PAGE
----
Thursday, April 4, 2013
Reynolds, Jimenez show their capabilities
By Mark Simon
The Cleveland Indians have had a nice first two games to start the season, winning twice over a Toronto Blue Jays team that had been heralded throughout baseball for its offseason moves.
On Wednesday, the keys to their victory were two players who've had flashes of greatness in the past, but whose recent history had been lacking in such.
Maybe this will be the start of something better for them. Let’s take a look at Wednesday’s stars.
Reynolds goes long distance
Though he’d missed on 10 of his first 19 swings this season and done little else with the ones on which he made contact, new Indians slugger Mark Reynolds didn’t get cheated on swing number 20.
That one resulted in a 457-foot homer, into the far reaches of the Rogers Centre, which gave the Indians their second straight win over the Blue Jays.
It was the longest home run for Reynolds since August 7, 2011, when he hit a 463-foot home run off Ricky Romero.
The Indians learned Wednesday that Reynolds is still capable of the prodigious blast. His 10 home runs of 450 feet or longer since the start of the 2009 season are tied for fourth-most in baseball, three behind leader Justin Upton, who hit a 460-foot homer in his Braves debut.
He wasn’t the only all-or-nothing player to come up big for the Indians on Wednesday.
Jimenez gets Jays to chase
Though he earned a no-decision, Ubaldo Jimenez allowed one run, three hits and two walks in six innings against a powerful Blue Jays lineup.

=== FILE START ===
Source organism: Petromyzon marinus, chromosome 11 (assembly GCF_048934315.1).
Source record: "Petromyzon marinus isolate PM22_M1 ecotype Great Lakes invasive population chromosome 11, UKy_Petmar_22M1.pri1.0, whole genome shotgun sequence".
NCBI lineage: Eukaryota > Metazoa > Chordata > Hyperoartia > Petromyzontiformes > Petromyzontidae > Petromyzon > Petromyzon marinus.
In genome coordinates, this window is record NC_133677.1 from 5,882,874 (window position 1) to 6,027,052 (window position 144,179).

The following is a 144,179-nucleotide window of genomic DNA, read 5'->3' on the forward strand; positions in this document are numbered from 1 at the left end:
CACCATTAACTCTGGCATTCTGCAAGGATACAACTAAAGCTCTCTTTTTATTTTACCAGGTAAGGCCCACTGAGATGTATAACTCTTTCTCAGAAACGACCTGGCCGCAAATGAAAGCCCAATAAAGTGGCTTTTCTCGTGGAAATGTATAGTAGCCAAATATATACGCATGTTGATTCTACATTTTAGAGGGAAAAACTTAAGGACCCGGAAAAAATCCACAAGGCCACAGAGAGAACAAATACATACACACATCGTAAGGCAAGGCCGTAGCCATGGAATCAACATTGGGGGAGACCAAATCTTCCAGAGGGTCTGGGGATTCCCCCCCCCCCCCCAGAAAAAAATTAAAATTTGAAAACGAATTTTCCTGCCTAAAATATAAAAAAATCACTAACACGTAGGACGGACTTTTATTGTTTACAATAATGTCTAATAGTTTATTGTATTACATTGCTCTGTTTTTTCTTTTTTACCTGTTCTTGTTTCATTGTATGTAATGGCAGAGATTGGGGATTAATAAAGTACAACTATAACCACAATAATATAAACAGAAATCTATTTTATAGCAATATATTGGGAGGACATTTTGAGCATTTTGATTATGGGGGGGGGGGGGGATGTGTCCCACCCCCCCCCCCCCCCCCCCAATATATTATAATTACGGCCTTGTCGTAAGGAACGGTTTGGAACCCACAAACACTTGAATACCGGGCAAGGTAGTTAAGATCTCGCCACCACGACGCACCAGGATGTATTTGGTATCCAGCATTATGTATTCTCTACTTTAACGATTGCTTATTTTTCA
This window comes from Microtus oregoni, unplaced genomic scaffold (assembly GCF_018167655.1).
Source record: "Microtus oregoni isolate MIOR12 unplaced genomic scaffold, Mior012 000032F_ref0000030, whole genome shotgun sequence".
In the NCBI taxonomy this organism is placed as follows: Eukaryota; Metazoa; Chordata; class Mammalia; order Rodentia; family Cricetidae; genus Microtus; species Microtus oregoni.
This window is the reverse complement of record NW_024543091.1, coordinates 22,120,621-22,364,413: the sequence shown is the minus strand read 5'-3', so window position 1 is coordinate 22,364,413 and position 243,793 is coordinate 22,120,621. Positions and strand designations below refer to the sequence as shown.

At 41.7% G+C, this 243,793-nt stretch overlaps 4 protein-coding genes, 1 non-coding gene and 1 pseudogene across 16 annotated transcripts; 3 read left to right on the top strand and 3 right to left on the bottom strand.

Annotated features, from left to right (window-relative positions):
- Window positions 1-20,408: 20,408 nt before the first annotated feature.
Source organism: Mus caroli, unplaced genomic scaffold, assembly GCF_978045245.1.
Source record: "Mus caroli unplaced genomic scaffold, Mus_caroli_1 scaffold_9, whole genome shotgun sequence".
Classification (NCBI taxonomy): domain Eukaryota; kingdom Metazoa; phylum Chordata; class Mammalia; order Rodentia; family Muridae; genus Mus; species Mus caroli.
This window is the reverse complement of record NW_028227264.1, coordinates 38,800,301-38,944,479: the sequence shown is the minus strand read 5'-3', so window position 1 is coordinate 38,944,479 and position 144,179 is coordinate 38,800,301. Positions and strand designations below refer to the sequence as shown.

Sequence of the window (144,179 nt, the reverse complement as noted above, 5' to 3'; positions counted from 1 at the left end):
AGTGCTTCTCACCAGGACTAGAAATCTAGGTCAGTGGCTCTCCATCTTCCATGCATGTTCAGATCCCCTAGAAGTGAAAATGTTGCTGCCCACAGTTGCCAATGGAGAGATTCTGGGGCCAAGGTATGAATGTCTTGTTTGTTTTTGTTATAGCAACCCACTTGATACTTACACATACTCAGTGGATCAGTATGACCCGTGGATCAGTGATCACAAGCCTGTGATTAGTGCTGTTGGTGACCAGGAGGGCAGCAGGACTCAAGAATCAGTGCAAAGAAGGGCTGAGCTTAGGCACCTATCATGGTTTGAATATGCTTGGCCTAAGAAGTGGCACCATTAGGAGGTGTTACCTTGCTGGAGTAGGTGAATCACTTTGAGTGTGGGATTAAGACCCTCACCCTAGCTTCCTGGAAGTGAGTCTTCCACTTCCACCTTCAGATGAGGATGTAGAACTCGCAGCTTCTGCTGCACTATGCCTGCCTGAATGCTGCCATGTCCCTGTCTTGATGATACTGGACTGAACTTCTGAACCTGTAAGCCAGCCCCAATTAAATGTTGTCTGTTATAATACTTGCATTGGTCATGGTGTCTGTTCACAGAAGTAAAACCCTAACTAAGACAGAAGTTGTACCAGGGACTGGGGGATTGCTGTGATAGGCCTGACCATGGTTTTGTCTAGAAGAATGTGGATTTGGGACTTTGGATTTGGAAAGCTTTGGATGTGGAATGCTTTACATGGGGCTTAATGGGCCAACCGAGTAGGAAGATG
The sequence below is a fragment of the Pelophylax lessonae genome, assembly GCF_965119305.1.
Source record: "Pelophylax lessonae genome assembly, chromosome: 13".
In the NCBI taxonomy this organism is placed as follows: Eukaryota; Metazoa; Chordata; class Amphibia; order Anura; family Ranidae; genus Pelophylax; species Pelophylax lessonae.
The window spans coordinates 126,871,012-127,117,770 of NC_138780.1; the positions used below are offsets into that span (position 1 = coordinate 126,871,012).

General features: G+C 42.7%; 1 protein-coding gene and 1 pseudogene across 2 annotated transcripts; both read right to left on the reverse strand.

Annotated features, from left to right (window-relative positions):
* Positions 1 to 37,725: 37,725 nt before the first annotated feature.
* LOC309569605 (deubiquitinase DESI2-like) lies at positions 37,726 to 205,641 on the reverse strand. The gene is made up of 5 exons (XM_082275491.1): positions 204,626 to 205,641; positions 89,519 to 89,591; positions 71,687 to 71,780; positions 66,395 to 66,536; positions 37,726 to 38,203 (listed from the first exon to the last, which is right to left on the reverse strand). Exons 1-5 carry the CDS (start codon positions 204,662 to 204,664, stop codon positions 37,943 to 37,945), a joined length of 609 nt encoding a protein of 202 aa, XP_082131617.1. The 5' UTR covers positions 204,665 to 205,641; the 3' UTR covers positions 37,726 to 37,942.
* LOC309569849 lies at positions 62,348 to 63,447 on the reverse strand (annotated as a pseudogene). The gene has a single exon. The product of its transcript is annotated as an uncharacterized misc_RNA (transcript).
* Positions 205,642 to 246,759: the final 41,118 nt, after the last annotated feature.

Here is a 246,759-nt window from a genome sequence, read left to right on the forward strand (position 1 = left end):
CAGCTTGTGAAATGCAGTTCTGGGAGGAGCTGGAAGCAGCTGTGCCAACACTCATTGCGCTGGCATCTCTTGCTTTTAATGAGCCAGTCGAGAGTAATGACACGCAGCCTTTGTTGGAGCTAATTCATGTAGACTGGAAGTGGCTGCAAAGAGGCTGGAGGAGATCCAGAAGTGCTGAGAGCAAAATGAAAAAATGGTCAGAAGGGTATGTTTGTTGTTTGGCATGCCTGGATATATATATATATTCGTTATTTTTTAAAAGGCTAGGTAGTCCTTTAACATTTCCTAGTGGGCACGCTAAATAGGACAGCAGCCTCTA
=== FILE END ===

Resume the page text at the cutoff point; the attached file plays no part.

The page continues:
Jimenez only had two starts in all of 2012 in which he pitched at least six innings and allowed five or fewer baserunners. He also struggled mightily against the AL East, going 2-5 with 34 earned runs allowed in 42⅓ innings.
What worked for Jimenez on Wednesday was the ability to get Blue Jays hitters to chase pitches out of the strike zone. Their 20 swings on 59 out-of-zone pitches resulted in five outs and no hits.
Last season, Jimenez got chases at a considerably lower rate. In fact, his 21.6 percent chase rate was the worst in the majors last season. That rate would have produced seven fewer swings then Jimenez got.
Jimenez only had one start all last season with a chase rate as good as the one he had Wednesday night, a six-inning, no-run effort against the Tigers.
Jimenez’s chase rate often coincides with his success on the mound. Since the start of 2011, he’s had 13 starts in which he’s gotten hitters to chase at least 30 percent of his pitches. In those starts, his ERA is a very solid 2.99